Success Stories

Toast Brewing

Leaving a trail of breadcrumbs for breweries to follow

Circular Booster

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Toast Brewing is an award-winning brewery making craft beer from surplus bread. They wanted to explore new revenue streams that would also amplify the environmental impact of their business.

With funding from the Mayor of London’s Green New Deal fund and advisory support from ReLondon’s ERDF-funded business transformation programme, they were able to develop and test a new product: transforming surplus bread into a crumb ingredient for other brewers to use as an input.

Toast has since launched Companion – a cost-competitive brewing ingredient made from surplus bread that other brewers can buy ready to use, increasing their operations to rescue one tonne of surplus bread per day. Off the back of the successful pilot they have been able to secure £2m in investment, expand into creating a taproom and microbrewery and develop partnerships with international breweries.

What was the challenge?

Toast Brewing is an award-winning social enterprise brewery committed to fixing the food system –  one pint at a time – by making beer from surplus bread that would otherwise be wasted. Since launching in 2016, they’ve rescued over three million slices of bread and have been looking at ways to significantly scale their impact.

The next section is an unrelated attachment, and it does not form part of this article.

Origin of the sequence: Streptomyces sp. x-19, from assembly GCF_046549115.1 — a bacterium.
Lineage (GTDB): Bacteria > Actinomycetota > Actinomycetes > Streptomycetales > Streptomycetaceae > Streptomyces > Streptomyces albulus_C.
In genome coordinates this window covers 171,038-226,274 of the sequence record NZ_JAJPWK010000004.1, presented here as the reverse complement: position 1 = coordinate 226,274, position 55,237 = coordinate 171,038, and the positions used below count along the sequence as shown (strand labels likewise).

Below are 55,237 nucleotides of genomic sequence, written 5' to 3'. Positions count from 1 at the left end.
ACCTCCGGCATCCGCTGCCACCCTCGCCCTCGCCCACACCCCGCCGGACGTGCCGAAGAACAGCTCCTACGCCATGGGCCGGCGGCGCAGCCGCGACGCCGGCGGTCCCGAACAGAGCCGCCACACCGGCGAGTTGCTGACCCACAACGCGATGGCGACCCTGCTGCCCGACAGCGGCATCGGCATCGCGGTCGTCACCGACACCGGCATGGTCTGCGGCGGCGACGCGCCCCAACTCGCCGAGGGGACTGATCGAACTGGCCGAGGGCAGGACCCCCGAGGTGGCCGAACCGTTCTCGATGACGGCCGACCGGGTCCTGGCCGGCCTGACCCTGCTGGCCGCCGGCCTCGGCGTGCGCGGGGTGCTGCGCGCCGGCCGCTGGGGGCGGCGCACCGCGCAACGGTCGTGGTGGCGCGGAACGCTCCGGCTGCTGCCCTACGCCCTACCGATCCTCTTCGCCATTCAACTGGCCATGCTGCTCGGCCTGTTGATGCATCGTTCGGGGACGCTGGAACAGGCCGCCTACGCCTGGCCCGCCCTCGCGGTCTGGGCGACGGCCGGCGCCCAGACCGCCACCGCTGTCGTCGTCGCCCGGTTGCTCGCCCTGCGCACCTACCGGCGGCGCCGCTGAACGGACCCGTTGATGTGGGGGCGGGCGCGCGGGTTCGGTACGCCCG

In October 2021 at the COP 26 Climate Change Conference, they launched Toast’s 2021 Companion Series. This was a collaboration with 24 breweries to produce limited edition beers using four tonnes of breadcrumbs to replace the malted barley usually used in brewing. At this time, they were also awarded circular food pioneer project status through ReLondon’s Food Flagship Initiative.

Despite their own successes in the industry, with input costs rising and climate action urgently needed, Toast knew that more mainstream breweries were looking for low-carbon brewing solutions. They were already collaborating with over 100 breweries around the world to support a more circular economy, encouraging them to consider the 280,000 tonnes of bread wasted in the UK every year as a possible input.